In 1975, Steffi Smith, twenty-five, journeys from Georgia to Oregon in search of a new life. There, a friend tells her about a unique way for her to make a living: joining a forestry services co-operative, whose members live a gypsy existence amid the mountains and rivers of the great Northwest. The rest follows.

Monday, December 19, 2011

Chapter Twelve

- 12 -

WITH THE fall rains comes Steffi's third season in the woods. Ritzy's starter motor isn't feeling well, and Little Bird's forks were bent by a borrower, so Steffi hitches. The contract camp's only about an hour away from the quarry, if she can find a ride that will take her right to camp (hah!) or at least to the end of the Forest Circus road (more likely). She packs up a change of clothes,  some possibles and a copy of D.T. Suzuki, puts on her hard hat, grabs her dag, drapes her caulks, laced together, over its handle, and puts her thumb out by the margin of the highway.
    Today it's not a long wait; the third vehicle to come by is a green Volkswagen bug, driven by a huge head of hair. Steffi's thinking Frank Zappa's twin, or second cousin at least.
    "How ya doin', great day huh, how far ya gotta go, can't go too far outta my way, hey ya got any grub on ya?"
    "Not really." She needs her gorp for the slick, tiring hillsides.
    "Ahh, too bad, I'm from California, gonna be Seattle by tomorrer, th' fuzz in San Jose's jus' too nosy, know-whadda-mean, look inna back seat, ain't that purdy, you tell me that's purdy now."
    Steffi looks in the back. The floor and the seat are covered with greenish-gray bricks, each wrapped in its own thin, shiny layer of clingy plastic. She has no idea what they are.
    "Look at you, making innocent, yer a hippie, I'm a hippie, here, I gotta smoke somma that shit." He opens the dashtray, then swears. "No-o-o-o! Dayum! Left my pipe inna rest stop, diz-asss-tah. Look, you gotta pipe, any chance, sistah?"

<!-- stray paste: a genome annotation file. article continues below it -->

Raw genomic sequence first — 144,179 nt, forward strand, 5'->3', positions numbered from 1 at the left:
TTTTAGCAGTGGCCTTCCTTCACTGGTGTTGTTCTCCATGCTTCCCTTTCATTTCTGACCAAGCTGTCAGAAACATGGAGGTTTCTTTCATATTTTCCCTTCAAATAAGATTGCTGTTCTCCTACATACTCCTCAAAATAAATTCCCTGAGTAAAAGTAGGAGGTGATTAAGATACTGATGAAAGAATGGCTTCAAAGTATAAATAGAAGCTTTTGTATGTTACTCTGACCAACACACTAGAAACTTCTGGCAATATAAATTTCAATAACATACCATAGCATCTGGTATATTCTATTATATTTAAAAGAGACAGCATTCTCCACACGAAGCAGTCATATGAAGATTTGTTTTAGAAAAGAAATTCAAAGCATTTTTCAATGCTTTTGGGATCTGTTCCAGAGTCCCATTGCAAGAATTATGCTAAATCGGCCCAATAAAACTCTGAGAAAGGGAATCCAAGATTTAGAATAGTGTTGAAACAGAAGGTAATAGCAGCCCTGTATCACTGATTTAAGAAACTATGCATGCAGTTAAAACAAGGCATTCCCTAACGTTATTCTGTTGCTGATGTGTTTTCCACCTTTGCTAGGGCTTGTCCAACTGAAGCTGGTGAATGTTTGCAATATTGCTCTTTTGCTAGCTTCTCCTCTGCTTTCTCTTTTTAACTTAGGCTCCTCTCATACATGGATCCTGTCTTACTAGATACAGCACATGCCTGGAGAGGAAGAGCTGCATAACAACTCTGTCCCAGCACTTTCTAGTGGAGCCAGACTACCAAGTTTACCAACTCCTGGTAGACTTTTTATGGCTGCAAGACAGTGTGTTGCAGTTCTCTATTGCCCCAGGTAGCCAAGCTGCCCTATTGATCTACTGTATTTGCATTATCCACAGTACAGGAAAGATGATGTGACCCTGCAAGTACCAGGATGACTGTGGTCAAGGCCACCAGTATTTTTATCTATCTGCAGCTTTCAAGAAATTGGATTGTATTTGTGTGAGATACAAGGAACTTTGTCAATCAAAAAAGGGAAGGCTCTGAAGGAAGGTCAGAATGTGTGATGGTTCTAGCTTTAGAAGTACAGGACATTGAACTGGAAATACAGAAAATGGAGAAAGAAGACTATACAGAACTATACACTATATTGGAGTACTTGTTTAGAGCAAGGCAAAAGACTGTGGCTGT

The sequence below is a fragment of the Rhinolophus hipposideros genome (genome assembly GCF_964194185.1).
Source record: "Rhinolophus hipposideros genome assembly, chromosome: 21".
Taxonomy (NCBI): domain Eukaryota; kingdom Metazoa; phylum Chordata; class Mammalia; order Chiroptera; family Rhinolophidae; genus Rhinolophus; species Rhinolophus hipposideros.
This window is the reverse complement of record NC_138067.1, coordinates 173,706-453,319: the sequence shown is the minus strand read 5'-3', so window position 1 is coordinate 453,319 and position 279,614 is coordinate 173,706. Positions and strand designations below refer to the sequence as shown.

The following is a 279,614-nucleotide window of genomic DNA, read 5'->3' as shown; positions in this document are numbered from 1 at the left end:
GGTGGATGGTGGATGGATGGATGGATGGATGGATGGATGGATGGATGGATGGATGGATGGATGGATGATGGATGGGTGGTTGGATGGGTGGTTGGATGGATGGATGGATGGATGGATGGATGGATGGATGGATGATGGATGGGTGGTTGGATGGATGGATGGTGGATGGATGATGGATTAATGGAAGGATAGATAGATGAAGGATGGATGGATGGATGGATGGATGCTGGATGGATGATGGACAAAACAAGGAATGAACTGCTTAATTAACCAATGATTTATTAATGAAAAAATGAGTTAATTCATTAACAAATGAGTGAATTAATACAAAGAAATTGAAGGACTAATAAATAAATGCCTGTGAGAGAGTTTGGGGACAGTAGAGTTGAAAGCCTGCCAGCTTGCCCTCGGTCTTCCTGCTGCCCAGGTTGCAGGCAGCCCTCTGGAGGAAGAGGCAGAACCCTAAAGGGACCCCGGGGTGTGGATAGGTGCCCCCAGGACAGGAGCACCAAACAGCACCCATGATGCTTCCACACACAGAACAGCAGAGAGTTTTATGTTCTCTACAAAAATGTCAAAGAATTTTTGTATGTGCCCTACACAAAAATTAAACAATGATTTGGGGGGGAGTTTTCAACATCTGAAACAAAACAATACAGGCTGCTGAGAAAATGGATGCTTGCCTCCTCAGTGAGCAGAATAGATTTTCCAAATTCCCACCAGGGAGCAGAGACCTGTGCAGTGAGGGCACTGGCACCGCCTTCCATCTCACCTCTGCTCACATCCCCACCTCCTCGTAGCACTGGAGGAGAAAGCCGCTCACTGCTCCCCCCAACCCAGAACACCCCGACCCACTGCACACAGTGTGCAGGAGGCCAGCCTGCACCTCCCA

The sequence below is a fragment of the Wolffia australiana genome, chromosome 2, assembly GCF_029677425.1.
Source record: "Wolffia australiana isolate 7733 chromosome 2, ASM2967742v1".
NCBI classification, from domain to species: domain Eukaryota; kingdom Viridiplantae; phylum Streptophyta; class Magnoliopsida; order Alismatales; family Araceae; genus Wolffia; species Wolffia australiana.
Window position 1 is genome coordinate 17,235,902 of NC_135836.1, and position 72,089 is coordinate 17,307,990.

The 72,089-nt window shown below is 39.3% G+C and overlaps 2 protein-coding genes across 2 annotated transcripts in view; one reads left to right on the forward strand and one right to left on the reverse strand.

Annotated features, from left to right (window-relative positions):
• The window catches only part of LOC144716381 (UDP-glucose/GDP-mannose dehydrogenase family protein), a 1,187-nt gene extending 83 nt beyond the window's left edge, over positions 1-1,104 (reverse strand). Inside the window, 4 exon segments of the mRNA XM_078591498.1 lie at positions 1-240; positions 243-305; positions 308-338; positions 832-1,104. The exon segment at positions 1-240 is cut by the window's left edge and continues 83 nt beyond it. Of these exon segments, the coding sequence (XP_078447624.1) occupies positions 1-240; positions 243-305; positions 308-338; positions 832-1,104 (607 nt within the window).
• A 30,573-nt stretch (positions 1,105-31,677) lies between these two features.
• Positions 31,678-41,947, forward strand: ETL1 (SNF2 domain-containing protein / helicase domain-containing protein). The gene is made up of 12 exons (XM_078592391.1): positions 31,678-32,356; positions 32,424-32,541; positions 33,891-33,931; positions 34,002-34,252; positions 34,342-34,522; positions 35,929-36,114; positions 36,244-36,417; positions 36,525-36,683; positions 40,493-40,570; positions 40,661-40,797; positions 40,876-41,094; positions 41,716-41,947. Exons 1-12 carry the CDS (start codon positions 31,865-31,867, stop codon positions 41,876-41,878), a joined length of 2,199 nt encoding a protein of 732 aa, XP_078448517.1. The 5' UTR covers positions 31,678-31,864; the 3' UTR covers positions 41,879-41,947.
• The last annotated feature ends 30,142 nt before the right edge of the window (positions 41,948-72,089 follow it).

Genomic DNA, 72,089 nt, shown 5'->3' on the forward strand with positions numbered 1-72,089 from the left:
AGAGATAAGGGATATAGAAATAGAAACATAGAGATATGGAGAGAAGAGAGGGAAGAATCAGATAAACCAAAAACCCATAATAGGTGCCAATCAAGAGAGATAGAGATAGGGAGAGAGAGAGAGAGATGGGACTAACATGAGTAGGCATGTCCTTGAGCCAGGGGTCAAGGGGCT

"What?"
    "A pipe, for fuggin cryin' out loud, you gotta have a pipe!"
    Better humor him. "Well ... there is one on me, yeah."
    "So hand it over, yuh gonna have th' experience uvvah lifetime!"
    Steffi fishes out the little Dr. Grabow
    "Cheezis, what's that innit?"
    "Tobacco."
    "Cheeziz, yer one crazy chick. Where'n-ell yer frum, West Virginia?"
    "Umm, Georgia."
    "Well, that explains a lot right there. Clean th' damn thing out, clean it good, clean it good."
    Steffi goes at it with her little Swiss Army, wondering if she should maybe just dive out the door on one of the turns.
    Big Hair takes the pipe, knocks it against the dashtray three times for good measure, then produces a tiny lump of green coal and drops it in the pipe. "Here. light that, light that, light that up n' pass it over."
    Steffi obliges, making an effort not to inhale.
    "Cheezis gahd, girl, you -- are -- wasteful, gimme that." He inhales and holds, rounding a curve erratically.
    Fortunately there doesn't seem to be much traffic; Sunday in the Coast Range.
    "Cheeziz gahd, now is that not the good shit, the better shit, the best shit you ever hit, so help you gahd?" he grins, passing the pipe back.
    Steffi mimes lipping at the pipe, then hands it back. She rolls down the window a crack. "Here's my turn-off, sir."
    "Hey, I got time, take ya where ya goin', sure."
    "Oh, there's no need. My, uh, my ride will come for me."
    "Nahhhhh, door to fa-riggin door service s'me."
    The curves are getting tighter as the road rises into the mist-covered mountains. Steffi's host paws at a box full of tapes between the seats, picks one, and jams it into a boom box behind his seat. Jethro Tull fills the tiny car. Big Hair sings along a bit, and he's not bad.
    "Look," he says. "I'm gettin' inspired, Reach back there, gotta flute case, right on toppa th' hash."
    Steffi scrabbles around, doesn't locate it at first, turns around in the seat on her knees, fishes, finds it; it has fallen down behind her seat next to the immense pile of green bricks.
    "That's two hundred thousand Seattle dollars back there, that is, that is, that is," says Big Hair. "Put th' flute case in my lap, take th' wheel."
    Big Hair snaps the flute together and starts playing. He's with Jethro Tull note for note, astonishingly good. Steffi watches the road and steers, stunned, tries to stay focused on the curves. In spite of her efforts there is a buzzing in her ears, like the night she ate the brownies. The road keeps speeding up or slowing down; she's not sure which. Or is Big Hair's foot beating time on the accelerator?